Given neither has emergency needs, Mitch feels like he can stop and think for the first time since coming to White Plains. He sits down to read through his patients’ notes. His sicker patient is very active in the local community. A collage of photographs on a poster board faces the man, who's in his early 70s. His family sent it in for him. In one, a child makes a pouty face at the man. A grandchild, maybe?
Mitch studies the pictures. They make his dying patient seem more like a dying man.
When he returns to his assessments, Mitch notices that the man’s body is swelling as his kidneys fail. Fluid presses his finger tight against his wedding ring, a simple gold band. If the ring becomes any tighter, his family won’t get it without cutting it.
Mitch sticks a note on the unit's entrance window asking for some floss.
When it arrives, the effort takes time, but eventually he works the wedding ring off. Mitch tapes the gold band to the poster board of photographs, which will get returned to the man’s family after he dies.
Beer to whiskey
Mitch talks to Korelle every day. Over FaceTime, she shows him the dogs, tells him stories like how one whined at the door at 4 a.m. when a car drove by, thinking it was Mitch coming home.
On his next day off, six of his MUSC co-workers and his manager texted him. He fields phone calls from his mom, siblings, friends. He wanders to the lobby to do paperwork with strangers, other travel nurses mostly, not talking to any of them.
He meanders around the hotel. The gym is closed. Pool closed. No continental breakfast. He starts ordering through Uber Eats. It gives him something to look forward to, all this great New York food.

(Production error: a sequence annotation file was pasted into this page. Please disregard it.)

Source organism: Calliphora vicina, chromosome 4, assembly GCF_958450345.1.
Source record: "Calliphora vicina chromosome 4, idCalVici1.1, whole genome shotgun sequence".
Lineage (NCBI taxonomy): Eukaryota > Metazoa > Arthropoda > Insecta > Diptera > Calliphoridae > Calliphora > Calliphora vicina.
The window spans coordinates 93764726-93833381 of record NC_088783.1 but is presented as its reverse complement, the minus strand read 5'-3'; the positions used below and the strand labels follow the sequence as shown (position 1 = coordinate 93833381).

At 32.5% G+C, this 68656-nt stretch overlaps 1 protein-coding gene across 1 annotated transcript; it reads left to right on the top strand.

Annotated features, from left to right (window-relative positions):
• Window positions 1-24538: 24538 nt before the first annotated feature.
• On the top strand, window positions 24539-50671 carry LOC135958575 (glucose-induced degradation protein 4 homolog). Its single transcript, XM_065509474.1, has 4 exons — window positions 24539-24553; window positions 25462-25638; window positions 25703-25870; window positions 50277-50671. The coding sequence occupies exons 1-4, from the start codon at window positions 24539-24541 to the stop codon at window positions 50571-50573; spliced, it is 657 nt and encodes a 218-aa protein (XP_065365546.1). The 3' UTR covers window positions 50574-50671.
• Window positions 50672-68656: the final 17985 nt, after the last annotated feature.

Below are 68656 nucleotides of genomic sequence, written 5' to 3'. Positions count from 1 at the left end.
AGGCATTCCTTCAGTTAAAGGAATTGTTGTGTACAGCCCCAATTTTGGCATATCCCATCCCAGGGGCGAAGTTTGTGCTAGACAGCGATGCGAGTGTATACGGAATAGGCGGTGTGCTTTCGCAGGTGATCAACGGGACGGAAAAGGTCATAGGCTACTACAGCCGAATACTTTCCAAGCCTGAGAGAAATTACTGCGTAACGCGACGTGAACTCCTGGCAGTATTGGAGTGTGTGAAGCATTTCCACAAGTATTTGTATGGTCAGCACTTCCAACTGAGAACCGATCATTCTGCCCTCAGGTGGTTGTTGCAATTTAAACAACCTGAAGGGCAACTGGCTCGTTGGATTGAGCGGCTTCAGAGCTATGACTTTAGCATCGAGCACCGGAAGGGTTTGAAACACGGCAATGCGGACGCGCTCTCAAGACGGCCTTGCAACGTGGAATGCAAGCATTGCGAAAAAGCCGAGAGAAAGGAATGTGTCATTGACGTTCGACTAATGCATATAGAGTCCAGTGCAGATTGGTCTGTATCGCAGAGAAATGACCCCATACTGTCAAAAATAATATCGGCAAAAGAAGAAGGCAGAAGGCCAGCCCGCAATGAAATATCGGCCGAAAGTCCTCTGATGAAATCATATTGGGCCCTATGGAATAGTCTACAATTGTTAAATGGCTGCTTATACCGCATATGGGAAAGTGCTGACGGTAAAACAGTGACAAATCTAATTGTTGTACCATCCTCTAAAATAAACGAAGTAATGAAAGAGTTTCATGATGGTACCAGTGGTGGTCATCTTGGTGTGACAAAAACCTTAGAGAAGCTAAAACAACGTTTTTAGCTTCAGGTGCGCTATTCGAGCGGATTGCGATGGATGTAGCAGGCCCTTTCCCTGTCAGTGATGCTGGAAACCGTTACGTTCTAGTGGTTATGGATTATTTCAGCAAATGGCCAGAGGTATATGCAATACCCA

He switches from beer to whiskey.
Korelle has sent him a 1,000-piece puzzle of outer space, something to do.
It is late April. He hears that back home Gov. Henry McMaster is beginning to re-open South Carolina, starting with beaches and retail stores, as if coronavirus is basically over.
As COVID-19 destroys patients' kidneys, demand grows for a treatment called continual dialysis, which cleanses their blood of toxins and fluids 24 hours a day, when the kidneys cannot.
Mitch is among the only nurses in the hospital who knows how to run the complex machines and corresponding drugs. More often now, he winds up doing just that.
It gives him a different pace and vantage point.
Mitch has been studying patterns. They are treating COVID-19's organ failures — dialysis for failing kidneys, ventilators for failing lungs — but they aren’t treating the underlying cause of those failures.
It’s like we’re doing things one or two days behind, he thinks.
They were missing a critical piece, a medication or therapy, that could intervene before patients reached this point.
Mitch connects his latest patient to the machine with two thick lines. One pulls blood out of the body and into the machine, the other pumps cleansed blood back in.
But COVID-19 patients often develop blood clots. When clots get into the lines, pressure builds. The machine stops to prevent pumping a clot into the machine or, worse, into the patient.
As his shift ends, Mitch sees it begin to happen. He hands the patient off to a night-shift nurse who isn't as familiar with the machine.
Mitch walks back to his hotel, mind humming. At MUSC, a larger hospital with more specialized care, they use drugs and methods that could help with this challenge. He plans to talk with the unit’s nephrologist, a kidney expert, the next morning.
When he returns to work, he doesn’t see the patient he’d put on continual dialysis the evening before.
“That patient coded and died last night,” a nurse tells him.
Disappointed, he also realizes that neither of his new patients is on dialysis. He'll have no chance to talk with the nephrologist and mention his ideas. Then again, that doctor might be gone anyway.
A revolving door of them work on the unit. They have come from Oregon, Texas, California, every corner of the country to help, as have nurses. A good 40 to 50 travel nurses are working in the hospital right now.
The rotating cast makes continuity difficult.
For 12 hours Mitch cares for two more dying people, then trudges toward the hospital’s glass front doors. A couple waits there. The woman sits in a wheelchair holding a newborn baby in a blanket.
Mitch slows as he passes.
He isn’t one to fawn over babies. But it strikes him as so strange that inside this hospital overrun by death and hopelessness, a baby has just been born.